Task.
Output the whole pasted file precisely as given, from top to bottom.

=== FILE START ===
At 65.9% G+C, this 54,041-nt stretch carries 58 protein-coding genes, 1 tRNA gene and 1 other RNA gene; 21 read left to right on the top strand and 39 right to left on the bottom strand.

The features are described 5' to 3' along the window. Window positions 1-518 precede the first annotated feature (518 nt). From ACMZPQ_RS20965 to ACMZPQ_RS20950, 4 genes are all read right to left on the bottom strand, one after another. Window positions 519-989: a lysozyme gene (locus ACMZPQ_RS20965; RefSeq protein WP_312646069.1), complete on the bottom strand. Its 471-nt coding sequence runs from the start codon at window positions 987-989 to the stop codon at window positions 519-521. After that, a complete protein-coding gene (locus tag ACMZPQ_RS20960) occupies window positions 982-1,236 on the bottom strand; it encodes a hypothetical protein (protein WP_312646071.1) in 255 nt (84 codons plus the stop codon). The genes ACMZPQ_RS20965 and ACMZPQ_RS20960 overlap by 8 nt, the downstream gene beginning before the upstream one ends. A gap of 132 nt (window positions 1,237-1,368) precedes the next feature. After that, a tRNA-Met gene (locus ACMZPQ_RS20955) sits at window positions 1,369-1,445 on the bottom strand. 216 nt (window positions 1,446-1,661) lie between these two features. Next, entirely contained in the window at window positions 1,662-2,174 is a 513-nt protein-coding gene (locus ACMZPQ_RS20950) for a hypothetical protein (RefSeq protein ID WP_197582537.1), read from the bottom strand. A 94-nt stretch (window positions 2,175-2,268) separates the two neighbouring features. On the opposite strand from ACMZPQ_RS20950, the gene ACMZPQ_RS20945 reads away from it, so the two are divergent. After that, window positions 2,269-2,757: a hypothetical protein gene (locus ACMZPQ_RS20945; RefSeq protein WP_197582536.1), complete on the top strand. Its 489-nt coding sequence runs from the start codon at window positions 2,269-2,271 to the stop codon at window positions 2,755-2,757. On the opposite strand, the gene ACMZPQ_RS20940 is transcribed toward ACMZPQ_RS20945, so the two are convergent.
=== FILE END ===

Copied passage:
At 65.9% G+C, this 54,041-nt stretch carries 58 protein-coding genes, 1 tRNA gene and 1 other RNA gene; 21 read left to right on the top strand and 39 right to left on the bottom strand.

The features are described 5' to 3' along the window. Window positions 1-518 precede the first annotated feature (518 nt). From ACMZPQ_RS20965 to ACMZPQ_RS20950, 4 genes are all read right to left on the bottom strand, one after another. Window positions 519-989: a lysozyme gene (locus ACMZPQ_RS20965; RefSeq protein WP_312646069.1), complete on the bottom strand. Its 471-nt coding sequence runs from the start codon at window positions 987-989 to the stop codon at window positions 519-521. After that, a complete protein-coding gene (locus tag ACMZPQ_RS20960) occupies window positions 982-1,236 on the bottom strand; it encodes a hypothetical protein (protein WP_312646071.1) in 255 nt (84 codons plus the stop codon). The genes ACMZPQ_RS20965 and ACMZPQ_RS20960 overlap by 8 nt, the downstream gene beginning before the upstream one ends. A gap of 132 nt (window positions 1,237-1,368) precedes the next feature. After that, a tRNA-Met gene (locus ACMZPQ_RS20955) sits at window positions 1,369-1,445 on the bottom strand. 216 nt (window positions 1,446-1,661) lie between these two features. Next, entirely contained in the window at window positions 1,662-2,174 is a 513-nt protein-coding gene (locus ACMZPQ_RS20950) for a hypothetical protein (RefSeq protein ID WP_197582537.1), read from the bottom strand. A 94-nt stretch (window positions 2,175-2,268) separates the two neighbouring features. On the opposite strand from ACMZPQ_RS20950, the gene ACMZPQ_RS20945 reads away from it, so the two are divergent. After that, window positions 2,269-2,757: a hypothetical protein gene (locus ACMZPQ_RS20945; RefSeq protein WP_197582536.1), complete on the top strand. Its 489-nt coding sequence runs from the start codon at window positions 2,269-2,271 to the stop codon at window positions 2,755-2,757. On the opposite strand, the gene ACMZPQ_RS20940 is transcribed toward ACMZPQ_RS20945, so the two are convergent.